Solo Boxeo Ringside Report: Clear View to a Poor Decision

BY The Sweet Science ON September 23, 2012
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101110 BoxeoSaturday night the Woodland, Ca. Community and Senior Center played host to Solo Boxeo Tecate. promoted by Golden Boy promotions in association with Paco Presents and Don Chargin productions. The main event featured quality prospects Paul Mendez, 10-2-1 (4 KO) and DonYil Livingston, 8-2-1(4 KO). Both fighters needed a win to springboard their careers.

The fight was filled with the controlled action of serious professional boxers, but ended in controversy as the officials proved not as fit for the task as the fighters. In the opening minute of the seventh, Mendez pinned Livingston against the ropes, unleashing a combination that ended with a hard, digging left hook that dug well below Livingston’s beltline and directly into the right side of his crotch. Livingston went down as if poked with an electric cattle prod, splayed out on the canvas on all fours.

As I had a direct view across the ring and saw the low blow clearly, I was surprised to see the referee, Dan Collins, begin to administer the count. So were some of Mendez’s corner men as I heard one of them say, “they didn’t see it, they didn’t see it.” Livingston arose at the count of eight, but with his hands down at his side and in obvious distress, the referee put his arm around Livingston and walked him to his corner, ending the fight. Mendez’s team stormed the ring to celebrate the victory with their fighter, and maybe, just as importantly, to hastily take his gloves off to make the idea of a restart less realistic.

Livingston’s chief second, Henry Ramirez, also stormed the ring in order to grab the referee’s arm to inform him that Livingston was hit with a low blow. Both fighters’ camps filled the ring. Sweat poured down the now literally red face of referee Dan Collins. Collins asked the judge sitting to the right of me, Susan Thomas Gitlin, if she saw a low blow. She answered no. A crowd of 20 to 30 spectators including much of Livingston’s family and friends gathered around the ringside Telefutura T.V. monitor. They let out audible gasps and shouts of “no” as they must have seen the replay of the low blow. Referee Collins returned to my side of the ring, leaned over to judge Susan Thomas Gitlin and said, “Red corner is disqualified, blue corner wins.” Livingston fought out of the blue corner.

A minute later the bell rang, singling the announcement of the decision. I expected mayhem to ensue from a disqualification ruling, but instead the ring announcer declared Mendez winner by TKO at 43 seconds of the seventh round.

After the bout, I asked referee Collins about the decision. He said he did not see the low blow and that all the three judges he polled did not see the low blow so his TKO ruling stands. When asked why he told the one judge there was a disqualification, he said that talk of disqualification came from ‘over here,’ referring to the state commission table we were standing next to, but that his decision superceded that call.

Mike Guzman, the CSAC official in charge, stated that Livingston could appeal, and if granted, the result would turn into a technical decision. With Livingston behind on all three scorecards at the time of stoppage, his appeal would only change the nature of his loss. Guzman said he had no idea where talk of a disqualification came from. The crowd left the arena quickly and quietly, shocked from sudden ending of a fight whose final act was building to a crescendo.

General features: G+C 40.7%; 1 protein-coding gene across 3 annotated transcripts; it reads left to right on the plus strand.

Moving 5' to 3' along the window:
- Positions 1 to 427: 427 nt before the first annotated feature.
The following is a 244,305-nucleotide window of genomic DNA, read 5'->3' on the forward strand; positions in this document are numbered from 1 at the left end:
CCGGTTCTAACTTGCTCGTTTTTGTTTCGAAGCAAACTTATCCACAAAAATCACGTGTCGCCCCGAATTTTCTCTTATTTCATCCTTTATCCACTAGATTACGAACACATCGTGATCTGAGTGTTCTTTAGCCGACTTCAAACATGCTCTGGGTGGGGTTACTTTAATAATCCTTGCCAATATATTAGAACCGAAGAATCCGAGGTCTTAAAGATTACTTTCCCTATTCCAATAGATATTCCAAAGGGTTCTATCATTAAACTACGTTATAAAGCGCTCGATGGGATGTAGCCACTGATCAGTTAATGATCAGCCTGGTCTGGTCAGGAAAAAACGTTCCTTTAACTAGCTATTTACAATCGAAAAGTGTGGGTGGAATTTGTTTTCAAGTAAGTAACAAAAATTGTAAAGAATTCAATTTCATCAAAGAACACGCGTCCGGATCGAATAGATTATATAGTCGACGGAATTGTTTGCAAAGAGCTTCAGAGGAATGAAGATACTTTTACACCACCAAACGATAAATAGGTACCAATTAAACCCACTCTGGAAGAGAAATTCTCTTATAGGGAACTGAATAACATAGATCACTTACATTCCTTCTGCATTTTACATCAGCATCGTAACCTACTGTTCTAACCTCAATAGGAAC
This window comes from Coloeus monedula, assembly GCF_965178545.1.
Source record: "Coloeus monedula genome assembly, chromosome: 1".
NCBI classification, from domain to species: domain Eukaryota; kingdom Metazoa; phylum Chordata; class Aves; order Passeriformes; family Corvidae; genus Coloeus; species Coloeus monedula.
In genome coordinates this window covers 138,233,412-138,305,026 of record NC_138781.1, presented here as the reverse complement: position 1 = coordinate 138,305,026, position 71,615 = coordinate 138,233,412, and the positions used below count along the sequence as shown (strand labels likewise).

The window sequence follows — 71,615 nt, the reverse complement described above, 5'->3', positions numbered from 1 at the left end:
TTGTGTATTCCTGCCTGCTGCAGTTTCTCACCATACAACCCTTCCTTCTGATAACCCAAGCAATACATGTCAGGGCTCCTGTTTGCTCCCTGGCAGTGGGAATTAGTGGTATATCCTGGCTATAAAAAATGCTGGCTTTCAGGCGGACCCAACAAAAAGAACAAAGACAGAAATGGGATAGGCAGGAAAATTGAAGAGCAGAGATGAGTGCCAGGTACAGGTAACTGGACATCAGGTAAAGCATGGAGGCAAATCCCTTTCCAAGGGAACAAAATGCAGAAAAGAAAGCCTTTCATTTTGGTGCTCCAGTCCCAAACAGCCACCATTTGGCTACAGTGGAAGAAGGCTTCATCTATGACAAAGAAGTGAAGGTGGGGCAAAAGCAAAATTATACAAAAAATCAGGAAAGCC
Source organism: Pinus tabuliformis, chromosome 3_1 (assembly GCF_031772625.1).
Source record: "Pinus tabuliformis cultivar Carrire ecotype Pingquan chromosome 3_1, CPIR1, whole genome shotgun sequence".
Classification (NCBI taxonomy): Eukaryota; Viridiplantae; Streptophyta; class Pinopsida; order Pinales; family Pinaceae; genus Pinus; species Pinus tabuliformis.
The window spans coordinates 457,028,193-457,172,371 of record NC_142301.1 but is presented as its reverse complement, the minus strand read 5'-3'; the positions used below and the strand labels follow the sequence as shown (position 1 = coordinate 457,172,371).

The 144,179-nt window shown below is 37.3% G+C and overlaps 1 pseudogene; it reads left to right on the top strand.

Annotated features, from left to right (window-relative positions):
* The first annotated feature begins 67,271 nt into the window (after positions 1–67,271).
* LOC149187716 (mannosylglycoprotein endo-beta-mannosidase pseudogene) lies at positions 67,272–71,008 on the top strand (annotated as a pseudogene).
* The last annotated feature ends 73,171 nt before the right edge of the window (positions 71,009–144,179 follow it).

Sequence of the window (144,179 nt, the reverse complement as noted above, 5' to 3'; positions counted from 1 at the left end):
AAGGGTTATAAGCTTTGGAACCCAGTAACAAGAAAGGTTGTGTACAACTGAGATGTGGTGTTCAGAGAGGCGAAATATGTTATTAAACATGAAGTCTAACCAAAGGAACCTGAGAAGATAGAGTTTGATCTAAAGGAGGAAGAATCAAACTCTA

No one was cheated as much as Livingston, who was coming on stronger at the time of stoppage. Livingston handled a loss he knew he didn’t deserve with class, even calming furious members of his team in the ring. Paul Mendez was also cheated of a clear win in a fight fought with conviction and clean, crisp punches, especially when he worked off of his jab. Sitting in a chair outside of the now cleared ring with a blank exhausted look on his face sat Mendez’s trainer and strategist, Dean Familton, emotionally spent from the tension of his boxer’s fight and the confusion following. He looked at me and said, “It is a win.”

Next to him was Mendez’s cutman Joe Chavez, a lifetime veteran of the fight game. He shook his head. “These refs,” was all he had to say.

How a referee and three judges could fail to see the low blow may just be the bad luck of poor angles. Livingston should have been given 5 minutes to recover and continue to fight, to pursue his life dedicated dream. But if any sport has more ‘shouldas’ than boxing, I would like to know.

In other action, Manuel ‘Tino’ Avila, 10-0 (3), fought through a hip injury that occurred in training that limited his sparring and fought through the tough veteran pressure from John Albert Molina, 32-20-3 (20) to box his way to a unanimous 79-73 decision on all the judges’ scorecards. Guy Robb, 8-1 (4), of Sacramento outworked Jonathon Alcantara, 6-8-2 (1), of Novato. Robb knocked Alcantara down in the 3rd on his way to a 60-53 unanimous decision. In the opener, Jonathan Chicas, 7-0 (3), outgunned John Mendoza, 7-7 (3) winning their rematch 50-45 on all the cards.

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